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Affordability of quality early childhood education and care

Full reference

Seagrave, T. (2019). Affordability of early childhood education and care. NZ International Research in Early Childhood Education Journal. Special issue presenting early childhood position papers, 22(2), pp. 1 – 8. Retrieved from https://www.childforum.com/research/2019-nz-international-early-childhood-education/1708-affordability-quality-care-marketisation.html

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Page 1

 

Original Position Paper
© ChildForum

NZ Int Reseach ECE journal picAffordability of quality early childhood education and care

Thomas Seagrave

Abstract

The cost of early childhood education and care is a highly visible issue in Australia and many other parts of the world. The Australian media discusses it regularly and government policy and inquiries often seek to address it. Despite the attention on the financial details, the issue itself is not restricted to cost alone but rather a combination of cost, quality and availability of services. After all price could arguably be reduced significantly at the expense of quality by abolition of regulations, child to educator ratios and fair work laws. It is unlikely however that many would find this an adequate solution. Some explanations for this reduced availability of affordable, quality education and care include high educator pay and increased regulation through the National Quality Framework. This paper argues that much of this issue of affordability of quality early childhood education and care stems from the marketisation and the growth of for-profit services.

Key words: Affordability, cost, price, funding, management, regulation, marketisation.

 

Introduction

Throughout the world early childhood (EC) centres are providing education and care for young children while parents engage in paid work. In Australia provision of education and care is by not-for-profit organisations or for-profit EC centres. The not-for-profit organisations include community-based centre management; local or state government centre management; and independent schools. The for-profit organisations include, for example, G8 Education (2018) which operates centres in Australia and Singapore and was floated on the Australian Stock Exchange in 2007. G8 Education (2018) aims to be the largest provider of EC centres within Australia. Prior to the uprise of G8 Education, ABC Learning was the largest provider of EC centres in Australia (Kruger, 2014).  ABC Learning commenced in Australia in 1988, and owned EC centres in Australia, United Kingdom, United States of America, and New Zealand before going into receivership in 2008 (Kruger, 2014).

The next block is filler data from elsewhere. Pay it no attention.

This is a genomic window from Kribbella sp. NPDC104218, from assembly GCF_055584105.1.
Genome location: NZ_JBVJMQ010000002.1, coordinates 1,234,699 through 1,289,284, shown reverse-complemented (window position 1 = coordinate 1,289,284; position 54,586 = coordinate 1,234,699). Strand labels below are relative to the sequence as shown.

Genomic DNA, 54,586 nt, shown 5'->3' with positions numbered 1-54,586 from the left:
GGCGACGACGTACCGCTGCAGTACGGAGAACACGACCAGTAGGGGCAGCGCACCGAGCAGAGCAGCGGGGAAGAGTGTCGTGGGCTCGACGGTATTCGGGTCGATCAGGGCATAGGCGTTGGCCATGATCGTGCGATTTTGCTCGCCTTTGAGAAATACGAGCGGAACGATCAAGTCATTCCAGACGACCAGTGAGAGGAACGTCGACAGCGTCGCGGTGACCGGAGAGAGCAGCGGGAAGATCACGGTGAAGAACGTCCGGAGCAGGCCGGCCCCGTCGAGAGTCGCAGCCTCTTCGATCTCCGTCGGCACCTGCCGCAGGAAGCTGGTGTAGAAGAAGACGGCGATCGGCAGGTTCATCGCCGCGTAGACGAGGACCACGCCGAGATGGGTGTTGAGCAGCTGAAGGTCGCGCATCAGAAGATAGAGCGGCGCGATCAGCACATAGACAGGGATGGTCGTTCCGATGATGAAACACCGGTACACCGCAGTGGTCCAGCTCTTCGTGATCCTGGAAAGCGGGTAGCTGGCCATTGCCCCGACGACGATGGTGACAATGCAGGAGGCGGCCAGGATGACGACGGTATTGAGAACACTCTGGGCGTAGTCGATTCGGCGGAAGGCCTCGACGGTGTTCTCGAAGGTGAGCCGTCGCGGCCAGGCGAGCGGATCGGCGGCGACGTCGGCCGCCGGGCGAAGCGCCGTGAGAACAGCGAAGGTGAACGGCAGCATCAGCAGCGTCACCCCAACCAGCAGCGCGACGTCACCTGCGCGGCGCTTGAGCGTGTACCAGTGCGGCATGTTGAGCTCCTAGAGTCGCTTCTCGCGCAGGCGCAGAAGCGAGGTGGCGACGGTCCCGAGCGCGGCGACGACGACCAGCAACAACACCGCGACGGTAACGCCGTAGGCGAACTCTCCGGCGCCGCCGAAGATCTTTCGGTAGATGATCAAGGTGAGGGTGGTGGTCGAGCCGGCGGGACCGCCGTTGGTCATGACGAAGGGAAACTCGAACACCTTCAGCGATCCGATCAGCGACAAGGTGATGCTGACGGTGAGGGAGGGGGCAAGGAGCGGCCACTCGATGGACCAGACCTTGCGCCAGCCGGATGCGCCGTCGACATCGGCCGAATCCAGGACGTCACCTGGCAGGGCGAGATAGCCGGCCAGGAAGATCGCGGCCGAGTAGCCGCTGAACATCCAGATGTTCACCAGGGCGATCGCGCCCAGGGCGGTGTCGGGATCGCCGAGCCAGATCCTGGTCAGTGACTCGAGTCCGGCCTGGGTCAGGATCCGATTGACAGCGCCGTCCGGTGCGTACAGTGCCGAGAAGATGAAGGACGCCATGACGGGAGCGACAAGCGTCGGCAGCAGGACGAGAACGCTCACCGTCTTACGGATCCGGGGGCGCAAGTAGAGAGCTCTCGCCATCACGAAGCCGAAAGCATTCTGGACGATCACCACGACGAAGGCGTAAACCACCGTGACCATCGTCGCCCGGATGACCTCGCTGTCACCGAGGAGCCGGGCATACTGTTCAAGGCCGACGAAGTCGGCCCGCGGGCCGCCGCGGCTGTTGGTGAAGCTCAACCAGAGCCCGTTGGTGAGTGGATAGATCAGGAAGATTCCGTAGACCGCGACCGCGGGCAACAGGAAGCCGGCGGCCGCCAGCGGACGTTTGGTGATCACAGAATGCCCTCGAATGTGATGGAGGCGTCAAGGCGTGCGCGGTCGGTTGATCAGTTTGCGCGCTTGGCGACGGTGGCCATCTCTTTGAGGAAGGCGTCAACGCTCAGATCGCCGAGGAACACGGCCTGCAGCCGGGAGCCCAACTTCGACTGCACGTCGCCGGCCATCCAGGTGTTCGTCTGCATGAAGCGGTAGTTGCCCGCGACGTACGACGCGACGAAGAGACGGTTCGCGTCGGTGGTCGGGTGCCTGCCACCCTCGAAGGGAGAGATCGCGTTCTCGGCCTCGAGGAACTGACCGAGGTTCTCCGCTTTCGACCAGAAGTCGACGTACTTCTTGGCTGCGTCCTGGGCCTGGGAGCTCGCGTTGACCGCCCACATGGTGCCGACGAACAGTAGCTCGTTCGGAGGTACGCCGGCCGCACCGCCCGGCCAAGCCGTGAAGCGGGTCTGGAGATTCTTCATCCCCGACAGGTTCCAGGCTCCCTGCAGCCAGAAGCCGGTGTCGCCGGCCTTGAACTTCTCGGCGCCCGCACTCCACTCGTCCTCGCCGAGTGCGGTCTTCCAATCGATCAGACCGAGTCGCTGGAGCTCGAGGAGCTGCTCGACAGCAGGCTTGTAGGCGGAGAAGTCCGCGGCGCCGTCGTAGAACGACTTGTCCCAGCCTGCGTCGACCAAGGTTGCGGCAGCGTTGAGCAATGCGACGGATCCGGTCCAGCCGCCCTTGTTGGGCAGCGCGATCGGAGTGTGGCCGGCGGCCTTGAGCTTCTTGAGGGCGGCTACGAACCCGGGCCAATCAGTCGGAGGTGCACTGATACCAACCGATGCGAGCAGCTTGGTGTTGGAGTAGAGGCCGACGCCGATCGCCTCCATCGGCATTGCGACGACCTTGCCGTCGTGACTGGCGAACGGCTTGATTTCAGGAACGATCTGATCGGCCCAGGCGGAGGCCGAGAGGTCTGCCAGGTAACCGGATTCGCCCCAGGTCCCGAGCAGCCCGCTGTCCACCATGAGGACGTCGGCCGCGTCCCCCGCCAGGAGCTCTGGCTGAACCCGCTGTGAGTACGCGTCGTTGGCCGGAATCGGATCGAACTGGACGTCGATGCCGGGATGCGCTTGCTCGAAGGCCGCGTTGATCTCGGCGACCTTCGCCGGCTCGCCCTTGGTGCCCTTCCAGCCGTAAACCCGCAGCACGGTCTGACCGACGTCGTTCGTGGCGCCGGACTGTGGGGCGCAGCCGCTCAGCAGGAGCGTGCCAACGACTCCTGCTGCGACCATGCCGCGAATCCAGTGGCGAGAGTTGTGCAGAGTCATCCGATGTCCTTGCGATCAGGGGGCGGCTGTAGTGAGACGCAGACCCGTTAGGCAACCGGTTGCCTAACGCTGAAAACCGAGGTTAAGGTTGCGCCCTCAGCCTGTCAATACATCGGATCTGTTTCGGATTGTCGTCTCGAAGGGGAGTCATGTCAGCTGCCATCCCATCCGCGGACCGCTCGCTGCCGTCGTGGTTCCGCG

Affordability and quality

EC centres’ main costs in their day to day running are wages for the EC educators. Australia has regulatory staff to child ratios (ACECQA, 2018b) based on the premise of provision of health, safety and education for the children in care. For example, in rooms with children aged from six weeks to two years one staff member per four children is required; for two to three-year olds, the ratio is one staff member for five children; and for children aged three to five years one staff member for 11 children is required. Ibis World (2018) provides advice for share investors and have indicated that opportunities for investing in EC centres relate to the increasing engagement in paid work by mothers; while a threat to investing in EC centres relates to the staff to child ratio requirement. To make a profit there needs to be compliance with these government regulations while also ensuring effective cost control and taking advantage of the governments’ child care subsidy funding (Ibis World, 2018). Income for EC centres is in the form of fees from families, and government subsidy.



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